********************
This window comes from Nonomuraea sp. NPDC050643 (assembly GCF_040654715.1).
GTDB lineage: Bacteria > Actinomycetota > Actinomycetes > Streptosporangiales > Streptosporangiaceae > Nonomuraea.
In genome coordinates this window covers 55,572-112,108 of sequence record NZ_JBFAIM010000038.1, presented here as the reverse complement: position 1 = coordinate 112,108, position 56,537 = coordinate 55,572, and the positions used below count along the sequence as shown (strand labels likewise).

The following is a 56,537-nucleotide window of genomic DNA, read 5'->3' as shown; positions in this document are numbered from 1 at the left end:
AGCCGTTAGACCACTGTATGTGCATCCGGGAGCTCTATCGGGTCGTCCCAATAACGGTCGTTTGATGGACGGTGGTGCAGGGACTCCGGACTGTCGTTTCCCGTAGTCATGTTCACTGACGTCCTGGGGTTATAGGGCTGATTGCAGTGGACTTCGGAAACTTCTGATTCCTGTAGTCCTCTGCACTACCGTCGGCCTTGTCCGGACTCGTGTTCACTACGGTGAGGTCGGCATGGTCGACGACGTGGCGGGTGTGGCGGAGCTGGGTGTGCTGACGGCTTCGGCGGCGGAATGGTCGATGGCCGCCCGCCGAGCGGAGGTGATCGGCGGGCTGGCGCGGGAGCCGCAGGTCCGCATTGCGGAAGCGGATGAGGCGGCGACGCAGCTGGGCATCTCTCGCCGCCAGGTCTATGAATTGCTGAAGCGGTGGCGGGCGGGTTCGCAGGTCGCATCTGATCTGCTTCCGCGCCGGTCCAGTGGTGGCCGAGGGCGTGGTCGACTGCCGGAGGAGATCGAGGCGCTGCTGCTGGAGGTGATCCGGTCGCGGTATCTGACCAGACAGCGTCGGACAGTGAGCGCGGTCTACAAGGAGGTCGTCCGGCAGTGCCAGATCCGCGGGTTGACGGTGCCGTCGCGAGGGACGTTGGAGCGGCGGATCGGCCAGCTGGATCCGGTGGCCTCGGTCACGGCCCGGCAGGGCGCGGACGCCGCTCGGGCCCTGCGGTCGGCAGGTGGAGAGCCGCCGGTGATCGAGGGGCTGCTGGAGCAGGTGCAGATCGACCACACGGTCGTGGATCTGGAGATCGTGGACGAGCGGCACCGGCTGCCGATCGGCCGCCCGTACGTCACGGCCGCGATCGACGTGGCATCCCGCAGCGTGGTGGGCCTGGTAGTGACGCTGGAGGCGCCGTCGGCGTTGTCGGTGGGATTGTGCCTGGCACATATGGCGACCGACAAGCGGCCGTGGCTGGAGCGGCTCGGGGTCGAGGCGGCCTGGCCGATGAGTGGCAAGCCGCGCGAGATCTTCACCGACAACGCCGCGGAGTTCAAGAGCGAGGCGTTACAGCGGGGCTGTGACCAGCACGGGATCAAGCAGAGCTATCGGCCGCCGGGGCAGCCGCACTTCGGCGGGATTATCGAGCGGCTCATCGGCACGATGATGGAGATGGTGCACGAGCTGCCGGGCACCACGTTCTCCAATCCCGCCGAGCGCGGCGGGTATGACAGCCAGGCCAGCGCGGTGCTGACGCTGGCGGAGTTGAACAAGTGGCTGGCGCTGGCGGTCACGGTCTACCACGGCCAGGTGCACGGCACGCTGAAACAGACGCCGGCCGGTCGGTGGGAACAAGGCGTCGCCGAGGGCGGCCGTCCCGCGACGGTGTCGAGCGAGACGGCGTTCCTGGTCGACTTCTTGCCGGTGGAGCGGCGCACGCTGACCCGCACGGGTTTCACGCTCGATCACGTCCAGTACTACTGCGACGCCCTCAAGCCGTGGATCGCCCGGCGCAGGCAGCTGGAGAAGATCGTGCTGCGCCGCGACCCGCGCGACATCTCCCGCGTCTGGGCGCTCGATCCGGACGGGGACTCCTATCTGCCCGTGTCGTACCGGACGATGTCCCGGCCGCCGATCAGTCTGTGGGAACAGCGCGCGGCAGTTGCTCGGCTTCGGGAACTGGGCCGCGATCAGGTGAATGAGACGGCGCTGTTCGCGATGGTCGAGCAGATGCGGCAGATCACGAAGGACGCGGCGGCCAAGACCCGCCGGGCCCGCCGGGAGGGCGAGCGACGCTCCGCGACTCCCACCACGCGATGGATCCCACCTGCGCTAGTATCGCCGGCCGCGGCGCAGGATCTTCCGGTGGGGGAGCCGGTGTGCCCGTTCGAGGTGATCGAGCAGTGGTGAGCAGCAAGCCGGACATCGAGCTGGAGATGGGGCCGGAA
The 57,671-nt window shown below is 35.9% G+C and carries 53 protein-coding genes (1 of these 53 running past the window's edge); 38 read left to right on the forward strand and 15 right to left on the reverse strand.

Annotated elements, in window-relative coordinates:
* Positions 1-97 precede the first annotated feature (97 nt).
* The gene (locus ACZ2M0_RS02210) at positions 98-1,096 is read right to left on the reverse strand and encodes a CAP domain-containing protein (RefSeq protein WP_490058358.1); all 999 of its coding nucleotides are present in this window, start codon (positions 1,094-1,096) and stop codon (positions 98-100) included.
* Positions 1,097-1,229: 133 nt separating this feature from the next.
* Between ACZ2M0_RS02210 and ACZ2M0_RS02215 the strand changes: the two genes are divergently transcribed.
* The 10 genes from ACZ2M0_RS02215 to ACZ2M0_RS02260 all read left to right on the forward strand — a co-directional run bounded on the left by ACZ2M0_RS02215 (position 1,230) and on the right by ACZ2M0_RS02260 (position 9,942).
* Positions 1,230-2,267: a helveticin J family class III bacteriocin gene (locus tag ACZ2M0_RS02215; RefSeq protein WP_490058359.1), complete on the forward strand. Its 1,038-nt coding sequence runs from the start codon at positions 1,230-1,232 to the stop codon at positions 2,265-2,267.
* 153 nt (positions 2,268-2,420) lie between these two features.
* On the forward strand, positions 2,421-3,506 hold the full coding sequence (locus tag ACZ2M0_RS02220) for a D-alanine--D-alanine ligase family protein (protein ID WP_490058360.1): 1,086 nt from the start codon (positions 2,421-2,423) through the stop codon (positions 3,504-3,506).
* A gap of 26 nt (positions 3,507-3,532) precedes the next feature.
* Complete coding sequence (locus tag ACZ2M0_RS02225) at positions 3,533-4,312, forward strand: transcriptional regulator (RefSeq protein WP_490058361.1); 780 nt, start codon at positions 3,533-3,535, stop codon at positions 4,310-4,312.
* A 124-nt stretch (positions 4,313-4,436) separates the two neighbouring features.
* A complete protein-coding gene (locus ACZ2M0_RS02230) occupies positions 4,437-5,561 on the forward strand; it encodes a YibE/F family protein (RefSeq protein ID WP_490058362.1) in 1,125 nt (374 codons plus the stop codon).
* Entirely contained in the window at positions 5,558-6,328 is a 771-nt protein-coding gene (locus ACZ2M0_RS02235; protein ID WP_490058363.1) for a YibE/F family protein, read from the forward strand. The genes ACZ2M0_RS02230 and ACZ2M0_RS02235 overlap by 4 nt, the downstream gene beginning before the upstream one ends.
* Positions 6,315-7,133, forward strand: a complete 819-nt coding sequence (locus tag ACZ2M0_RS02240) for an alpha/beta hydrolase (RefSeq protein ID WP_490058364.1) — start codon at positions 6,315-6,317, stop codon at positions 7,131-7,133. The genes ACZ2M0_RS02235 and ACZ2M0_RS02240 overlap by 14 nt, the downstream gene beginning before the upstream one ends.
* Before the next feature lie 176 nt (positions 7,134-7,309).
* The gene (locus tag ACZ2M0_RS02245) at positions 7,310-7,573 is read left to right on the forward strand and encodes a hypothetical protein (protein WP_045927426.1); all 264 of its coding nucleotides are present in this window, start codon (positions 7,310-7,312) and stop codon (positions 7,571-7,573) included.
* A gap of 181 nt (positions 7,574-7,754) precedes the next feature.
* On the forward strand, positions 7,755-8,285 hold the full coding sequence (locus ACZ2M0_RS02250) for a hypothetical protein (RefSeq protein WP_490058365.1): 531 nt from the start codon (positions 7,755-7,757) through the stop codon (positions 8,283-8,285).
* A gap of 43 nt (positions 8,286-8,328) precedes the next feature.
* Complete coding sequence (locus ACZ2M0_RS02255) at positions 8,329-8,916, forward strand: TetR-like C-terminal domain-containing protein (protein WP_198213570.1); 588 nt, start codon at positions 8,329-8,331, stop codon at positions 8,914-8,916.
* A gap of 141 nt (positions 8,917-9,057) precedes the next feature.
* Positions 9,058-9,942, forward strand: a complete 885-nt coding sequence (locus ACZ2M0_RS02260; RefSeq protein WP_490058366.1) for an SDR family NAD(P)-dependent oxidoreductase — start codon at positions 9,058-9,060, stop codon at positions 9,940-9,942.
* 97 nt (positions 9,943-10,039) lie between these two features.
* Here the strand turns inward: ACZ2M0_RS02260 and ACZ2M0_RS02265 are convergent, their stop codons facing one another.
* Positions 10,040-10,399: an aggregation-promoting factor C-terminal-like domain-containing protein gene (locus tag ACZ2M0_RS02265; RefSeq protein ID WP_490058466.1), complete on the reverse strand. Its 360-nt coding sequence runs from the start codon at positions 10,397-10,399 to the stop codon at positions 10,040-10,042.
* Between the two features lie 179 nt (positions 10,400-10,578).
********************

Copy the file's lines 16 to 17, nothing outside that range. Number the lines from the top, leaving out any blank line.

* A gap of 26 nt (positions 3,507-3,532) precedes the next feature.
* Complete coding sequence (locus tag ACZ2M0_RS02225) at positions 3,533-4,312, forward strand: transcriptional regulator (RefSeq protein WP_490058361.1); 780 nt, start codon at positions 3,533-3,535, stop codon at positions 4,310-4,312.